You could say aviation is in my blood. After all, my grandfather started flying Aeronca Champs in the 1930s and my great uncle was a navigator on a B-29 bomber in World War II. Like many pilots, I fell in love with flying when I was very young, around five years old. I knew then that I wanted to be a pilot (much to my parent’s dismay, I later found out). I took lessons as a teen at local airports in New Jersey and ultimately became a flight instructor, airline pilot and corporate pilot.
Those that fly know the thrill of soaring through the air and the passion that drives us towards it. From the acceleration on takeoff, to the challenge of landing, every flight takes us away from the mundane and into the world of excitement and possibility. This passion is so strong that it pushes us to continue even after having some “less than pleasant” experiences. I remember one of those experiences quite vividly:
I was flying Metroliners for an airline that no longer exists that was based in south Florida. One night as it was getting dark, I reached for a dimming knob on the instrument panel…. and to my surprise—and horror—as I went to turn the knob, it scurried away. Not believing my eyes, I attributed it to my lack of sleep the night before. Not so. I pushed the seat back to get a better view and realized that the WHOLE cockpit was “scurrying”—the plane was infested with cockroaches!
I looked over and yelled to the captain, “We’ve got cockroaches in this airplane!”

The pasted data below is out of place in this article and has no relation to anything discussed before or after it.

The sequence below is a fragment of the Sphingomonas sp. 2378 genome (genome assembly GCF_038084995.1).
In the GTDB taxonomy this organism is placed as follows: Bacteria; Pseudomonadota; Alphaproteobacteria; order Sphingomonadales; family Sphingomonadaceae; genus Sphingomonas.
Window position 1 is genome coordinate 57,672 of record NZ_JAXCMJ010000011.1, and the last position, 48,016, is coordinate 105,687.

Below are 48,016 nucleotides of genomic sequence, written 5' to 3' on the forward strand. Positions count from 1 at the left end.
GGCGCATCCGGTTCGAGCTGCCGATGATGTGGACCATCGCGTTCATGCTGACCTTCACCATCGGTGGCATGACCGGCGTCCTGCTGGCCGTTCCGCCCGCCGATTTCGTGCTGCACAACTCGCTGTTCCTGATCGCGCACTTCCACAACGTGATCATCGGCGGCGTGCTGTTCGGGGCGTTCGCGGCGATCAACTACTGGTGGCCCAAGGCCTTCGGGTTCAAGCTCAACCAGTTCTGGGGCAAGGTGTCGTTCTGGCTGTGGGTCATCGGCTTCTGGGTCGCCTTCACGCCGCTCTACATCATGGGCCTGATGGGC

He responded very casually, “Yeah, nobody told you?”
No, they most certainly didn’t! Needless to say, I spent the next few months covering my open soda cans sitting in the cup holder and putting all of my snacks in Ziploc bags to avoid any surprises in my food.
Yet, cockroaches and all, I still feel that flying the Metroliner was one of the most fun flying jobs I’ve had. As my career progressed and I flew more advanced aircraft, I found myself becoming ever more fascinated with what really drove advanced airplanes – the avionics. This fascination grew and ultimately led me to Rockwell Collins.
The great thing about my job now is that I get to work with both pilots and the people that help make and design these truly advanced avionics. Through this experience, I’ve learned that the only real way to continuously improve our equipment is to get candid feedback from other pilots and maintenance personnel like yourselves. With this blog, I hope to start to open these conversations—so let’s get started!
What stories do you have that tested your passion for aviation?